As a result, care managers are now dealing with overstaffed homes. This presents a wide range of HR issues:
- Laying off staff
- Managing reduced hours
- Relying on the flexible furlough scheme
- Considering redundancy as the furlough deadline approaches
With tough decisions ahead, care managers should seek employment law advice to do right by their staff and protect their organisation.
4) Moving staff to different sites
If a care home has limited residents, managers might consider moving their staff to a busier site.
But in order to do this, managers need to add a mobility clause to their employees’ contract of employment. This allows care providers to move staff to different locations set out in the clause – within reason.
If moving to a different site involves a difficult journey or affects the employee’s personal matters (like their child’s education), staff could argue that the request isn’t reasonable.
With extra paperwork and the risk of disputes, adding a mobility clause isn’t always simple. Employers need to consider how convenient any new locations are, and whether this could lead to resignations or poor morale.
5) Statement of main terms from day one of employment
Last spring, the laws on issuing a statement of main terms (SMT) changed.
Before 6th April 2020, employers had two months to provide new staff with the conditions of their employment. But now, employers need to provide this by day one. Plus, any workers are now entitled to receive a SMT – not just employees.
With extra paperwork for care staff – and less time to get it ready – it’s another burden on a sector that’s already under strain.
And as part of the government’s Good Work Plan, an SMT should now also include:
- The probationary period
- Paid leave entitlement
- Benefits and remuneration
- Training and entitlement
- The length of notice periods
- The length of any fixed-term or temporary work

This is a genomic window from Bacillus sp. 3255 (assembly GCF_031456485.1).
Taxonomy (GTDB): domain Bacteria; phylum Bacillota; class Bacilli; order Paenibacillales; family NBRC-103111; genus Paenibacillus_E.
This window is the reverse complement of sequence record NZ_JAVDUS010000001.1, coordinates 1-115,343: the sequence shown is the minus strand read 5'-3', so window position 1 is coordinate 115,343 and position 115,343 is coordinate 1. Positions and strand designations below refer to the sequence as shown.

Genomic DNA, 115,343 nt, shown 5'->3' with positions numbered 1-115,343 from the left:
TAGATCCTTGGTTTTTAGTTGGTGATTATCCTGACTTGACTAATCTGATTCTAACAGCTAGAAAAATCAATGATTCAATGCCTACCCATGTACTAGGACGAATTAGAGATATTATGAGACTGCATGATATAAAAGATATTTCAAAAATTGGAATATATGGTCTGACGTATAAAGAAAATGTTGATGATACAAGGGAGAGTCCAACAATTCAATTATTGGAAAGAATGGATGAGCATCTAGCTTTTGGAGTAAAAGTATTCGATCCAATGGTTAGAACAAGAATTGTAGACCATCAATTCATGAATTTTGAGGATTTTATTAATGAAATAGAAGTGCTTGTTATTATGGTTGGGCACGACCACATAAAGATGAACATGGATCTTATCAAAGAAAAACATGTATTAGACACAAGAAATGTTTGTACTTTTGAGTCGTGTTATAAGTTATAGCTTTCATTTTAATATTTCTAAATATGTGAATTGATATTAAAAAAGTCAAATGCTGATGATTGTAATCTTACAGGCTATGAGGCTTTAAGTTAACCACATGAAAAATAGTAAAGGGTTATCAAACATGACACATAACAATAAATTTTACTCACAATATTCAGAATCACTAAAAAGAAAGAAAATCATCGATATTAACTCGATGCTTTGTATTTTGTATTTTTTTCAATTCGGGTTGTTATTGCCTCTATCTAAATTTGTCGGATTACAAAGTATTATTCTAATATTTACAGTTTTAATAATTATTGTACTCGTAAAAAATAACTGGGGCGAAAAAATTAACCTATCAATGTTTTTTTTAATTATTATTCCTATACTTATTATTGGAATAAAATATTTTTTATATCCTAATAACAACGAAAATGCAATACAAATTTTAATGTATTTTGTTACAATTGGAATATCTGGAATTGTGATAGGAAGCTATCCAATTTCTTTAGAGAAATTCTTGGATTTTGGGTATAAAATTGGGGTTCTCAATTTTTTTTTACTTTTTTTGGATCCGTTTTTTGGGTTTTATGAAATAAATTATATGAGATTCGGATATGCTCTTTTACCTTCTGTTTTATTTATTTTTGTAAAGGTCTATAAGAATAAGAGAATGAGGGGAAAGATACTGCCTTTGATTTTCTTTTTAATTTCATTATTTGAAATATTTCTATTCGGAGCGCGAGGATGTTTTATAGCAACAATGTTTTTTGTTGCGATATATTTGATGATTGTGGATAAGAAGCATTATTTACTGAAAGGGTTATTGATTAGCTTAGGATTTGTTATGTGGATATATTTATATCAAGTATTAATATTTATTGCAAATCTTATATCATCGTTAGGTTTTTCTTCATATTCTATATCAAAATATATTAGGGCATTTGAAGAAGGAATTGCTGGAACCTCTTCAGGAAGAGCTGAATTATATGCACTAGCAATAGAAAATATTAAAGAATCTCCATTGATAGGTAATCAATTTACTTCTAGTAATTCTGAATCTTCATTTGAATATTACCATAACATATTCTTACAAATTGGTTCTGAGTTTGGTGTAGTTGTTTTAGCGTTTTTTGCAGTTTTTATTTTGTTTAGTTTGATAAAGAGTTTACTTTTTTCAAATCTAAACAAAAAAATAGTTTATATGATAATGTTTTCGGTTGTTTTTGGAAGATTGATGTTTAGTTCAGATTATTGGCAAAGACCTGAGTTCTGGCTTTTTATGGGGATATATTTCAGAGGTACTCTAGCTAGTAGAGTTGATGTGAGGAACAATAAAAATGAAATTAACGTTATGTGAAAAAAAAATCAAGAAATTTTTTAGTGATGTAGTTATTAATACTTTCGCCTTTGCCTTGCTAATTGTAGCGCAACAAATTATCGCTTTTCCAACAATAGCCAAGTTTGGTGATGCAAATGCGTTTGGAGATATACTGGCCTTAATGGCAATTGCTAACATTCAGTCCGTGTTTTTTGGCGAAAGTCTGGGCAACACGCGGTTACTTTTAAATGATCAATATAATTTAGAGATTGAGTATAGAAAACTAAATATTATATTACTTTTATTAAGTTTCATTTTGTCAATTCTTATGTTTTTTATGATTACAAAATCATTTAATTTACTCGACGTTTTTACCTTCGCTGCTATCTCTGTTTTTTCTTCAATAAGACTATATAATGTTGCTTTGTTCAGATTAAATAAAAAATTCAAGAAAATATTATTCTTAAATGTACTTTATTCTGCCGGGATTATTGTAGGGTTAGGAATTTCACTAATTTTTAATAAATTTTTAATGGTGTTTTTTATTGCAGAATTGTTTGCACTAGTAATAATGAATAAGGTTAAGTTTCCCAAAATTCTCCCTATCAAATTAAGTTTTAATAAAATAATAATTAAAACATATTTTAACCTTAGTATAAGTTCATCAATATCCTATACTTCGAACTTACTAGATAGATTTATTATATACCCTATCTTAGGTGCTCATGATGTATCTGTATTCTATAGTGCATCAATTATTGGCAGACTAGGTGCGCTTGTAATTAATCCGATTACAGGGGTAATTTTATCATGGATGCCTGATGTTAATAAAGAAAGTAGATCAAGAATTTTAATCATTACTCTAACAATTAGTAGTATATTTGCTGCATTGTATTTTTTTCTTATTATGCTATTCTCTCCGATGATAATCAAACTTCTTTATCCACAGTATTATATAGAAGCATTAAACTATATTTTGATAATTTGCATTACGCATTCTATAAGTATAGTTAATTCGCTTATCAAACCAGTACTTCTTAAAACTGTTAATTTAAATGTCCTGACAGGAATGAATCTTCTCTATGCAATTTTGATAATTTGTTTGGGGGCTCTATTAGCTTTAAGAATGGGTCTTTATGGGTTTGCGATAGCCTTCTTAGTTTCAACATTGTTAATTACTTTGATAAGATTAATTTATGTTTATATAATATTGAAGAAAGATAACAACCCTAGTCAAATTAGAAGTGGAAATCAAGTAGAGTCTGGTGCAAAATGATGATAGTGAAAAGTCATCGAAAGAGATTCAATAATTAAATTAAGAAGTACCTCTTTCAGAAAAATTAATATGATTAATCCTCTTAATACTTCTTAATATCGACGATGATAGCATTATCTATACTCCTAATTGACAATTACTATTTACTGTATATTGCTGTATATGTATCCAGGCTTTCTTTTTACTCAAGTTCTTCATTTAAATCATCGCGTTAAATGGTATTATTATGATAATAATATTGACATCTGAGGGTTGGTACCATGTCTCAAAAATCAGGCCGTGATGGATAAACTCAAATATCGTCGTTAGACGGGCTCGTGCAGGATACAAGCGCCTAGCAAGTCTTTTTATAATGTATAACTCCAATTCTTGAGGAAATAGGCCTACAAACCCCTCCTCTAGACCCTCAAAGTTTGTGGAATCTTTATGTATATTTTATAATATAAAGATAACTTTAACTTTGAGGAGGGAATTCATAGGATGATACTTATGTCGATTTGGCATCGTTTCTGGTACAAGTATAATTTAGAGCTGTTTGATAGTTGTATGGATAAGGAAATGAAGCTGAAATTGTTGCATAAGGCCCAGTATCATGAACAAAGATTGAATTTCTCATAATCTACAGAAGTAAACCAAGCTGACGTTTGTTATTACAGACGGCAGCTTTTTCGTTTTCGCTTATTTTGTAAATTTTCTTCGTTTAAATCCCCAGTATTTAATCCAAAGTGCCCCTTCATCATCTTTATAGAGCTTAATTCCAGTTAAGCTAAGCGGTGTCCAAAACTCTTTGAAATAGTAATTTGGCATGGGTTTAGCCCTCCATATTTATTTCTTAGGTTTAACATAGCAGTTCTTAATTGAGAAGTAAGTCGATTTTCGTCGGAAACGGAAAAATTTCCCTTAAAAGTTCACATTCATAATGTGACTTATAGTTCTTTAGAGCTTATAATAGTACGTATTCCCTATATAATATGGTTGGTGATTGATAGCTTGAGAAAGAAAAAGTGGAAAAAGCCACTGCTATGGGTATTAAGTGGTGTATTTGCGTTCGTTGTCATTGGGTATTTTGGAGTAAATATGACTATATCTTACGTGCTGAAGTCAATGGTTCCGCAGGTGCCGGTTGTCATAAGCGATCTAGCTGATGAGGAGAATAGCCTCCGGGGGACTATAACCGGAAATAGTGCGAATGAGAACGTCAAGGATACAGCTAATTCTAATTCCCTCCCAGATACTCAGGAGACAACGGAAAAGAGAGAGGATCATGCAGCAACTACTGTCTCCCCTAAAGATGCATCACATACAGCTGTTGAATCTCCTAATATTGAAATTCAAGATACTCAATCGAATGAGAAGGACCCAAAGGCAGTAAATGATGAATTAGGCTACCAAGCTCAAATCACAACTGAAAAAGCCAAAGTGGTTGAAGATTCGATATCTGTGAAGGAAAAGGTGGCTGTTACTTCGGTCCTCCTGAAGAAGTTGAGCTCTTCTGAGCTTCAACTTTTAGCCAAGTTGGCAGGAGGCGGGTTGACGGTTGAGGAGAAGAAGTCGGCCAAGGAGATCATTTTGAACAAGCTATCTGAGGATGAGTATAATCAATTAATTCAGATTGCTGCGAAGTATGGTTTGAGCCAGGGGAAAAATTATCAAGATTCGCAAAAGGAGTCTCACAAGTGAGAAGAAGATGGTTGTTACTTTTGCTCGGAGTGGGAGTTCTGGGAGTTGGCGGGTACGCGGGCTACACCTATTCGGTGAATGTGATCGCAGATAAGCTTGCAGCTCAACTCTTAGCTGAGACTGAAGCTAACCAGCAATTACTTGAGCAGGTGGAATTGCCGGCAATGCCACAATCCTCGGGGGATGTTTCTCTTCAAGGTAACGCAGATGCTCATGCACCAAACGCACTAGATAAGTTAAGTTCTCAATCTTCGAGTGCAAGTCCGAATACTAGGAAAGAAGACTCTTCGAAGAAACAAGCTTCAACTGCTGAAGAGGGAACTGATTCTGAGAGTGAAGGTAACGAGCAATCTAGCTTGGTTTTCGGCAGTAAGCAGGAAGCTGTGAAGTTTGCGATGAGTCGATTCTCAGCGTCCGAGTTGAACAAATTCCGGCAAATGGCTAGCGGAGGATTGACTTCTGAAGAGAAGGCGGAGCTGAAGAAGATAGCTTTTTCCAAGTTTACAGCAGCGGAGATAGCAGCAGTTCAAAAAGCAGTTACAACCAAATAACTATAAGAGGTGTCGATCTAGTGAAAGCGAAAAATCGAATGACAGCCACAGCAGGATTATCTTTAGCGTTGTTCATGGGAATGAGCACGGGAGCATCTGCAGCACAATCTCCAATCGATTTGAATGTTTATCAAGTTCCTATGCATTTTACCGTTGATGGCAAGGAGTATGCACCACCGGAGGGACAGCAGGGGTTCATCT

- The days of the week the worker is required to work – including whether this could vary, and on what terms.
These additions pose fresh challenges to the care industry. Setting out weekly work schedules upfront could create problems for managers – as this could make it harder to request overtime or adjust rotas around unexpected events.
6) Changes to holiday pay calculations for zero hour workers
For zero hour staff, calculating holiday pay is never simple. And since the Good Work Plan update last spring, holiday pay could now be more expensive for care providers.
That’s because employers now need to calculate holiday pay based on the average pay earned over the previous year – instead of three months.
And due to COVID-19, care staff on zero-hour contracts worked a substantial amount during the first half of last year. So, for care providers, this could be a costly update.
While this can help provide a fairer wage for workers, it also means care managers need to:
- Manage the extra cost – can the business afford the extra wages?
- Deal with a lengthier payroll process – instead of looking at three months’ of hours, managers now need to record a year.
7) Resignations without notice
After a demanding year, care workers may consider a change in career or early retirement.
And with many care workers on zero hour contracts, staff don’t always have a notice period. This means care managers are often left to replace their staff with little to zero warning.